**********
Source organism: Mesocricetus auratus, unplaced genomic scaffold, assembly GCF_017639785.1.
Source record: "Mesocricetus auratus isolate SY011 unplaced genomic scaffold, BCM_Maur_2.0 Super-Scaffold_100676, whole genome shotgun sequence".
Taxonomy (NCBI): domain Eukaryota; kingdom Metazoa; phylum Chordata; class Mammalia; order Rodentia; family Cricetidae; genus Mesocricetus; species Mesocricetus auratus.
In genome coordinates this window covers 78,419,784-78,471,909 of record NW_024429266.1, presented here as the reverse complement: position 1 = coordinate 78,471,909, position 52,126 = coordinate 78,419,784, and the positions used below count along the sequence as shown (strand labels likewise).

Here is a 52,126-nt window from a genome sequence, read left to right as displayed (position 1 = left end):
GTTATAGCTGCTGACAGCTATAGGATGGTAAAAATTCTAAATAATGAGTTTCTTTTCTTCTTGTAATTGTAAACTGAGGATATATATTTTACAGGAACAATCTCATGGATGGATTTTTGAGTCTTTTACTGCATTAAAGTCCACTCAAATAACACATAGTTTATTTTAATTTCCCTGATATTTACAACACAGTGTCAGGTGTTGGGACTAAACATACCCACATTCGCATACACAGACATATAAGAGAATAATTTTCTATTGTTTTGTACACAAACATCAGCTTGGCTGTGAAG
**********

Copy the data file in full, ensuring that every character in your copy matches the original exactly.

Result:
Source organism: Mesocricetus auratus, unplaced genomic scaffold, assembly GCF_017639785.1.
Source record: "Mesocricetus auratus isolate SY011 unplaced genomic scaffold, BCM_Maur_2.0 Super-Scaffold_100676, whole genome shotgun sequence".
Taxonomy (NCBI): domain Eukaryota; kingdom Metazoa; phylum Chordata; class Mammalia; order Rodentia; family Cricetidae; genus Mesocricetus; species Mesocricetus auratus.
In genome coordinates this window covers 78,419,784-78,471,909 of record NW_024429266.1, presented here as the reverse complement: position 1 = coordinate 78,471,909, position 52,126 = coordinate 78,419,784, and the positions used below count along the sequence as shown (strand labels likewise).

Here is a 52,126-nt window from a genome sequence, read left to right as displayed (position 1 = left end):
GTTATAGCTGCTGACAGCTATAGGATGGTAAAAATTCTAAATAATGAGTTTCTTTTCTTCTTGTAATTGTAAACTGAGGATATATATTTTACAGGAACAATCTCATGGATGGATTTTTGAGTCTTTTACTGCATTAAAGTCCACTCAAATAACACATAGTTTATTTTAATTTCCCTGATATTTACAACACAGTGTCAGGTGTTGGGACTAAACATACCCACATTCGCATACACAGACATATAAGAGAATAATTTTCTATTGTTTTGTACACAAACATCAGCTTGGCTGTGAAG